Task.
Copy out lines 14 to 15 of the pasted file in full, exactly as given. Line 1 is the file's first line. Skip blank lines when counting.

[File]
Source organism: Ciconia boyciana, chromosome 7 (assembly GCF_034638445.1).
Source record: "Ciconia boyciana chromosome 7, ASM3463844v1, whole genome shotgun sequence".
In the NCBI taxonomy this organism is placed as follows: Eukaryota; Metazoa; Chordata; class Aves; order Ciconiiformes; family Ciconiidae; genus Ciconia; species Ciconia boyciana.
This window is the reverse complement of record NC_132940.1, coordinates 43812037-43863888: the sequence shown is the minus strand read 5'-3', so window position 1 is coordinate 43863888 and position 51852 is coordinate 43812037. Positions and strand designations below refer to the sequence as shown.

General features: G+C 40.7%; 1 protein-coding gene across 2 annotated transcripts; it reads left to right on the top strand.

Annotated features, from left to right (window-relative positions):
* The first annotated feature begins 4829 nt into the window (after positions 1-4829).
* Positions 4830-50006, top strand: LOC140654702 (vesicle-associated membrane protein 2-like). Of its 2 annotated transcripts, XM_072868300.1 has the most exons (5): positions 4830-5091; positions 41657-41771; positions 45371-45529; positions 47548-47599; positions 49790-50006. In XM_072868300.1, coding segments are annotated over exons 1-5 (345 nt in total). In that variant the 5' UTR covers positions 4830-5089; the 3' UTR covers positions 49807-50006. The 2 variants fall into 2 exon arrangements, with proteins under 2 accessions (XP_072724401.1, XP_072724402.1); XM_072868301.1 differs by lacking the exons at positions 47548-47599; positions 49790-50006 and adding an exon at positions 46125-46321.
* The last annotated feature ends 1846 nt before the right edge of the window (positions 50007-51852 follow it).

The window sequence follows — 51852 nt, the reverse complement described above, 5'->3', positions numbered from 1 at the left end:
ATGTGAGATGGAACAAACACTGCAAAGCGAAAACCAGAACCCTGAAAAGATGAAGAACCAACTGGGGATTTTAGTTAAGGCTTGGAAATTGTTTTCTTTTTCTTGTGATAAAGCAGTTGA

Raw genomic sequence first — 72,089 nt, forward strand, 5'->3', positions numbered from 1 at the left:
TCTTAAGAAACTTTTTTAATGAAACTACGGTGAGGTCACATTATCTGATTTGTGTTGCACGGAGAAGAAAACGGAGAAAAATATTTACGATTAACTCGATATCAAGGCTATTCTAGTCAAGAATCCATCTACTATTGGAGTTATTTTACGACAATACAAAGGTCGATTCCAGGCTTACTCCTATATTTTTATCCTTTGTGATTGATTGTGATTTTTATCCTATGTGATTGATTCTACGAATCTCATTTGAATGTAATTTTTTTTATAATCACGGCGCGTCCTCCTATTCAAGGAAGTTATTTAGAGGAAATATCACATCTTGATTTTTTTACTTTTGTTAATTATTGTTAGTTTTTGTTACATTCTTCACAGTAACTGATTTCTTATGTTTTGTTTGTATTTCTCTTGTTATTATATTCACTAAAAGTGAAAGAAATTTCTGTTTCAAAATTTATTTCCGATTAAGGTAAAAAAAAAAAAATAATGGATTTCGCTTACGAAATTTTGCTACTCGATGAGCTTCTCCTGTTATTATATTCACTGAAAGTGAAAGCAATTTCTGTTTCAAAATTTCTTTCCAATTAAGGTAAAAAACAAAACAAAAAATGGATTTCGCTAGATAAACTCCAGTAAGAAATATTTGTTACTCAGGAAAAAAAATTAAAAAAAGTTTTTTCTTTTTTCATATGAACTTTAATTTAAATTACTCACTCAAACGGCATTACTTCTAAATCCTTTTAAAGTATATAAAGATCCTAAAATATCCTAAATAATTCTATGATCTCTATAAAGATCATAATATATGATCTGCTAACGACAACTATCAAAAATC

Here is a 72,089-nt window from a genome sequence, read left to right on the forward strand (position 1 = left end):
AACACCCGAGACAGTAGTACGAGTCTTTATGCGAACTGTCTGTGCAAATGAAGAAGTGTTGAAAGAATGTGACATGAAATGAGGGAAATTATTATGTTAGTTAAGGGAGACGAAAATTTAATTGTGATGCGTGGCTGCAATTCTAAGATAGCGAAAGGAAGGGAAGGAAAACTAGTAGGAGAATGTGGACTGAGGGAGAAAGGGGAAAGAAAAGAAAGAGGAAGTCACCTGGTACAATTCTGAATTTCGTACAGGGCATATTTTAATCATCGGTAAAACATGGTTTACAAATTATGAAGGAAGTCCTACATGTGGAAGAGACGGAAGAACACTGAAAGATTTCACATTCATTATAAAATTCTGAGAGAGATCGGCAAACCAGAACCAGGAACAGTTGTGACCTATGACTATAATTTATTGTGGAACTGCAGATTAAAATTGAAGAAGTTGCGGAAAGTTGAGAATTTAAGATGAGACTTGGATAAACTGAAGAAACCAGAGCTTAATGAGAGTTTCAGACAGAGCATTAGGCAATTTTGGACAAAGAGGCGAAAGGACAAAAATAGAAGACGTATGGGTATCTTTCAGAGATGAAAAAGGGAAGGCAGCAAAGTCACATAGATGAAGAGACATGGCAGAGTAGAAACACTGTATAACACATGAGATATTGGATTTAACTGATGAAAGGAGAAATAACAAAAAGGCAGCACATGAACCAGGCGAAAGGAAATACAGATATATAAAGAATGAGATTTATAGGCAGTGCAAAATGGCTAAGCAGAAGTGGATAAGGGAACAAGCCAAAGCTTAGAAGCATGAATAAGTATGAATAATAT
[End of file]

Here is a 72,089-nt window from a genome sequence, read left to right on the forward strand (position 1 = left end):
AACACCCGAGACAGTAGTACGAGTCTTTATGCGAACTGTCTGTGCAAATGAAGAAGTGTTGAAAGAATGTGACATGAAATGAGGGAAATTATTATGTTAGTTAAGGGAGACGAAAATTTAATTGTGATGCGTGGCTGCAATTCTAAGATAGCGAAAGGAAGGGAAGGAAAACTAGTAGGAGAATGTGGACTGAGGGAGAAAGGGGAAAGAAAAGAAAGAGGAAGTCACCTGGTACAATTCTGAATTTCGTACAGGGCATATTTTAATCATCGGTAAAACATGGTTTACAAATTATGAAGGAAGTCCTACATGTGGAAGAGACGGAAGAACACTGAAAGATTTCACATTCATTATAAAATTCTGAGAGAGATCGGCAAACCAGAACCAGGAACAGTTGTGACCTATGACTATAATTTATTGTGGAACTGCAGATTAAAATTGAAGAAGTTGCGGAAAGTTGAGAATTTAAGATGAGACTTGGATAAACTGAAGAAACCAGAGCTTAATGAGAGTTTCAGACAGAGCATTAGGCAATTTTGGACAAAGAGGCGAAAGGACAAAAATAGAAGACGTATGGGTATCTTTCAGAGATGAAAAAGGGAAGGCAGCAAAGTCACATAGATGAAGAGACATGGCAGAGTAGAAACACTGTATAACACATGAGATATTGGATTTAACTGATGAAAGGAGAAATAACAAAAAGGCAGCACATGAACCAGGCGAAAGGAAATACAGATATATAAAGAATGAGATTTATAGGCAGTGCAAAATGGCTAAGCAGAAGTGGATAAGGGAACAAGCCAAAGCTTAGAAGCATGAATAAGTATGAATAATAT